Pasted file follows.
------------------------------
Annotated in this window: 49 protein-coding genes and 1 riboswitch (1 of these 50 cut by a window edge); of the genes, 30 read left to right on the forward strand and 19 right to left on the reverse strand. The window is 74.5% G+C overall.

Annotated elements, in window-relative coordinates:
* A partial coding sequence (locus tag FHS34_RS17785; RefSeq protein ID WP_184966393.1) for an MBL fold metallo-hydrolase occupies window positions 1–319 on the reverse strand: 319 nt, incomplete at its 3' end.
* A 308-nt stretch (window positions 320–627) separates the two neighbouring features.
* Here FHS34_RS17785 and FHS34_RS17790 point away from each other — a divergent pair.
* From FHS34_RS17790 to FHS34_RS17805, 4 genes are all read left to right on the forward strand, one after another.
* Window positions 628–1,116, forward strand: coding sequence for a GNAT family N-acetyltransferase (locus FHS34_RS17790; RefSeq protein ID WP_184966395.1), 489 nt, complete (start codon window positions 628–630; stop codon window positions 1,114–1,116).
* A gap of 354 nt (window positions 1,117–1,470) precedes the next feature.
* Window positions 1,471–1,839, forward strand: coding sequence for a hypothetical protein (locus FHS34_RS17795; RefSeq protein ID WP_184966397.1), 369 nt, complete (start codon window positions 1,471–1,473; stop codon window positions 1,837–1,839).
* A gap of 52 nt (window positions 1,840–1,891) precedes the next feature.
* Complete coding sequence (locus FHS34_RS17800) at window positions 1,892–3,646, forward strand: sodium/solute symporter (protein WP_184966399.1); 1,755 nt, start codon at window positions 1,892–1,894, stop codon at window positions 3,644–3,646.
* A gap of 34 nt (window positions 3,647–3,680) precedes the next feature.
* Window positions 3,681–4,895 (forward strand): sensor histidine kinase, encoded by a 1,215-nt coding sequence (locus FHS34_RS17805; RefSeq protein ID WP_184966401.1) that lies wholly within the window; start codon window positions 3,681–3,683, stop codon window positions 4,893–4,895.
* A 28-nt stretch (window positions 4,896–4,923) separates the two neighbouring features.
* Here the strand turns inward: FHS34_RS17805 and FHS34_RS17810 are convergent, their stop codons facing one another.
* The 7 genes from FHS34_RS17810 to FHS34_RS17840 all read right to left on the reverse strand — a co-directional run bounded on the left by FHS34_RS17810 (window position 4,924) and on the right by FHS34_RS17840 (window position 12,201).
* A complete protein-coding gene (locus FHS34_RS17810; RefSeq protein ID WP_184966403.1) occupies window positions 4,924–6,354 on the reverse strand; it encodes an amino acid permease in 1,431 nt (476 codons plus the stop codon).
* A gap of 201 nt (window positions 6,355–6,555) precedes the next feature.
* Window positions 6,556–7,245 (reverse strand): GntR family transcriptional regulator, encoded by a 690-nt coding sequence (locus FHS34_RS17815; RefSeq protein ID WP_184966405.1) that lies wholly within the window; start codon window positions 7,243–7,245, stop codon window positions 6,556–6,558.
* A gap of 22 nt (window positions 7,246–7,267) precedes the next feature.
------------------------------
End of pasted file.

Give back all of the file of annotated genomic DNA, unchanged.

Annotated in this window: 49 protein-coding genes and 1 riboswitch (1 of these 50 cut by a window edge); of the genes, 30 read left to right on the forward strand and 19 right to left on the reverse strand. The window is 74.5% G+C overall.

Annotated elements, in window-relative coordinates:
* A partial coding sequence (locus tag FHS34_RS17785; RefSeq protein ID WP_184966393.1) for an MBL fold metallo-hydrolase occupies window positions 1–319 on the reverse strand: 319 nt, incomplete at its 3' end.
* A 308-nt stretch (window positions 320–627) separates the two neighbouring features.
* Here FHS34_RS17785 and FHS34_RS17790 point away from each other — a divergent pair.
* From FHS34_RS17790 to FHS34_RS17805, 4 genes are all read left to right on the forward strand, one after another.
* Window positions 628–1,116, forward strand: coding sequence for a GNAT family N-acetyltransferase (locus FHS34_RS17790; RefSeq protein ID WP_184966395.1), 489 nt, complete (start codon window positions 628–630; stop codon window positions 1,114–1,116).
* A gap of 354 nt (window positions 1,117–1,470) precedes the next feature.
* Window positions 1,471–1,839, forward strand: coding sequence for a hypothetical protein (locus FHS34_RS17795; RefSeq protein ID WP_184966397.1), 369 nt, complete (start codon window positions 1,471–1,473; stop codon window positions 1,837–1,839).
* A gap of 52 nt (window positions 1,840–1,891) precedes the next feature.
* Complete coding sequence (locus FHS34_RS17800) at window positions 1,892–3,646, forward strand: sodium/solute symporter (protein WP_184966399.1); 1,755 nt, start codon at window positions 1,892–1,894, stop codon at window positions 3,644–3,646.
* A gap of 34 nt (window positions 3,647–3,680) precedes the next feature.
* Window positions 3,681–4,895 (forward strand): sensor histidine kinase, encoded by a 1,215-nt coding sequence (locus FHS34_RS17805; RefSeq protein ID WP_184966401.1) that lies wholly within the window; start codon window positions 3,681–3,683, stop codon window positions 4,893–4,895.
* A 28-nt stretch (window positions 4,896–4,923) separates the two neighbouring features.
* Here the strand turns inward: FHS34_RS17805 and FHS34_RS17810 are convergent, their stop codons facing one another.
* The 7 genes from FHS34_RS17810 to FHS34_RS17840 all read right to left on the reverse strand — a co-directional run bounded on the left by FHS34_RS17810 (window position 4,924) and on the right by FHS34_RS17840 (window position 12,201).
* A complete protein-coding gene (locus FHS34_RS17810; RefSeq protein ID WP_184966403.1) occupies window positions 4,924–6,354 on the reverse strand; it encodes an amino acid permease in 1,431 nt (476 codons plus the stop codon).
* A gap of 201 nt (window positions 6,355–6,555) precedes the next feature.
* Window positions 6,556–7,245 (reverse strand): GntR family transcriptional regulator, encoded by a 690-nt coding sequence (locus FHS34_RS17815; RefSeq protein ID WP_184966405.1) that lies wholly within the window; start codon window positions 7,243–7,245, stop codon window positions 6,556–6,558.
* A gap of 22 nt (window positions 7,246–7,267) precedes the next feature.